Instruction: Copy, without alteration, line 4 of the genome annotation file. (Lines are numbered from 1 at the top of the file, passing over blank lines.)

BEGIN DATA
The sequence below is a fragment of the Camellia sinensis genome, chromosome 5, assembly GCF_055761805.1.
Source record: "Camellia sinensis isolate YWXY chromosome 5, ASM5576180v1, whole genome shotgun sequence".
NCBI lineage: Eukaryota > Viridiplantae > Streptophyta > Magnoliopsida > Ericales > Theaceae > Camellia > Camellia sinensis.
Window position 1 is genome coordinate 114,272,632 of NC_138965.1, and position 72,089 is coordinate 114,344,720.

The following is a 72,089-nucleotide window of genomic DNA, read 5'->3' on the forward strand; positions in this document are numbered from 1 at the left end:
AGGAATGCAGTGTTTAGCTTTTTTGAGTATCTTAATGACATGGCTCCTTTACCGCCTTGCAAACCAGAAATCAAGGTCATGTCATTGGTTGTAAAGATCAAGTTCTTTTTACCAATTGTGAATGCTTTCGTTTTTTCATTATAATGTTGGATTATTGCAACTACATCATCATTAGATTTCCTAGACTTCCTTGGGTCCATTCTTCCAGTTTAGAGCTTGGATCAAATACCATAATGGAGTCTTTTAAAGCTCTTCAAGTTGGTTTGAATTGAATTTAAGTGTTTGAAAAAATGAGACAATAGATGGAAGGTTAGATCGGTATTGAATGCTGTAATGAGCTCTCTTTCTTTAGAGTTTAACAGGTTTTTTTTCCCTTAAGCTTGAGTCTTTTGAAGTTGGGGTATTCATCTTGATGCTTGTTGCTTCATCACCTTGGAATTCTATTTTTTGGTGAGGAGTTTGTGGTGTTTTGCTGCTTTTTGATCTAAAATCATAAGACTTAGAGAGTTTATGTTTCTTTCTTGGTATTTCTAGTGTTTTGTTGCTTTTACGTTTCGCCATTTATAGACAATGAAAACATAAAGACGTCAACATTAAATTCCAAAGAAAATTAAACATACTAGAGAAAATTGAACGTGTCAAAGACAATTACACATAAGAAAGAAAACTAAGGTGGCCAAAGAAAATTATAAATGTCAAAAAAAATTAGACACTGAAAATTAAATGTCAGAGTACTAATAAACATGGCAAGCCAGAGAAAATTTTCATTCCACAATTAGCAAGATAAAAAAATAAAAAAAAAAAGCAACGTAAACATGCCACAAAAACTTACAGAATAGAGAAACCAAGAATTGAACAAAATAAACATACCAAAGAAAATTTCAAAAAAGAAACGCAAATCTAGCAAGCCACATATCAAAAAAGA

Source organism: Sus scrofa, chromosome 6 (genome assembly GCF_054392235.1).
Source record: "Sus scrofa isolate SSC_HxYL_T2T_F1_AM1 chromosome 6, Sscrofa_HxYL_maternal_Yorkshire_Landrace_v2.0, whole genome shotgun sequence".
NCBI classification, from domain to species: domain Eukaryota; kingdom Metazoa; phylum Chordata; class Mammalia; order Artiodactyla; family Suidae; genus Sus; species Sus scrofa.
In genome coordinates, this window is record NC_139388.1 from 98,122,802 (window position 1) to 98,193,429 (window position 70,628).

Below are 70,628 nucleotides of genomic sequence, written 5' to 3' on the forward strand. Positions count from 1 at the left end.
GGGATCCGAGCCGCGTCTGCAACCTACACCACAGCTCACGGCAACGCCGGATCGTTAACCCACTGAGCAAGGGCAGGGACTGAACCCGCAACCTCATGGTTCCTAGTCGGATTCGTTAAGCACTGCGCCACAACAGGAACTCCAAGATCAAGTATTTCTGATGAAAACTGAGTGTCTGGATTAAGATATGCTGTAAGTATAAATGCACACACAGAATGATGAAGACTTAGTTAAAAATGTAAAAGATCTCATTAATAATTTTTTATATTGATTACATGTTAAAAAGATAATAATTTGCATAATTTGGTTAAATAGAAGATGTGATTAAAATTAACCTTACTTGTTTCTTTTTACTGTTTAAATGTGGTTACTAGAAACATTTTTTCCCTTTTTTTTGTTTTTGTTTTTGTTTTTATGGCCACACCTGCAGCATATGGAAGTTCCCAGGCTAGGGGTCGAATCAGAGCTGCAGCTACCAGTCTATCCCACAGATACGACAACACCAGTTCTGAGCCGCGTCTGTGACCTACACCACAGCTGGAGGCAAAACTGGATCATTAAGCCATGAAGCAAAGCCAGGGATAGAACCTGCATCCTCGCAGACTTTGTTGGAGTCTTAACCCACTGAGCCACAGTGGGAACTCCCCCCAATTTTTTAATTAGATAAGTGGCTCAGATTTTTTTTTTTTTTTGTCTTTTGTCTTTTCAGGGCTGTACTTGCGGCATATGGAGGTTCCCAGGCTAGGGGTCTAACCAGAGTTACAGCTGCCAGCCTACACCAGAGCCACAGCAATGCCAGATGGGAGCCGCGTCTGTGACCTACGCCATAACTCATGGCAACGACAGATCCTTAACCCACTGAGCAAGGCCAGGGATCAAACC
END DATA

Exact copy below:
Window position 1 is genome coordinate 114,272,632 of NC_138965.1, and position 72,089 is coordinate 114,344,720.